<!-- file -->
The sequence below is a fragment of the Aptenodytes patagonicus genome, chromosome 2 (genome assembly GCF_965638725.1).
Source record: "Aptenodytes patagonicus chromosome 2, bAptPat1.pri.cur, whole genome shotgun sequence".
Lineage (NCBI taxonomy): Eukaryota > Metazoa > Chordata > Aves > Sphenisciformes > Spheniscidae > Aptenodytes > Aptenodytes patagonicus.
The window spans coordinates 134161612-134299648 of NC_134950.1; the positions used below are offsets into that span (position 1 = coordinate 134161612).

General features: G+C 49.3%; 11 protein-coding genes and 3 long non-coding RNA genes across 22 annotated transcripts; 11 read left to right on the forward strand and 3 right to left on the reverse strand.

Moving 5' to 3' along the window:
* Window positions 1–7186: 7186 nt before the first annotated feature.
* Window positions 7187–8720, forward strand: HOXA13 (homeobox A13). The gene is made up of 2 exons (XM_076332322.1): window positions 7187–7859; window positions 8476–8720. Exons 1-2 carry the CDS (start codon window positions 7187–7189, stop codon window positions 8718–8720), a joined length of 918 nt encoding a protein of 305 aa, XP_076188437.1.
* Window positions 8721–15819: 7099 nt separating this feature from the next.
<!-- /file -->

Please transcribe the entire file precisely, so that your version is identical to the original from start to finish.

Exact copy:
The sequence below is a fragment of the Aptenodytes patagonicus genome, chromosome 2 (genome assembly GCF_965638725.1).
Source record: "Aptenodytes patagonicus chromosome 2, bAptPat1.pri.cur, whole genome shotgun sequence".
Lineage (NCBI taxonomy): Eukaryota > Metazoa > Chordata > Aves > Sphenisciformes > Spheniscidae > Aptenodytes > Aptenodytes patagonicus.
The window spans coordinates 134161612-134299648 of NC_134950.1; the positions used below are offsets into that span (position 1 = coordinate 134161612).

General features: G+C 49.3%; 11 protein-coding genes and 3 long non-coding RNA genes across 22 annotated transcripts; 11 read left to right on the forward strand and 3 right to left on the reverse strand.

Moving 5' to 3' along the window:
* Window positions 1–7186: 7186 nt before the first annotated feature.
* Window positions 7187–8720, forward strand: HOXA13 (homeobox A13). The gene is made up of 2 exons (XM_076332322.1): window positions 7187–7859; window positions 8476–8720. Exons 1-2 carry the CDS (start codon window positions 7187–7189, stop codon window positions 8718–8720), a joined length of 918 nt encoding a protein of 305 aa, XP_076188437.1.
* Window positions 8721–15819: 7099 nt separating this feature from the next.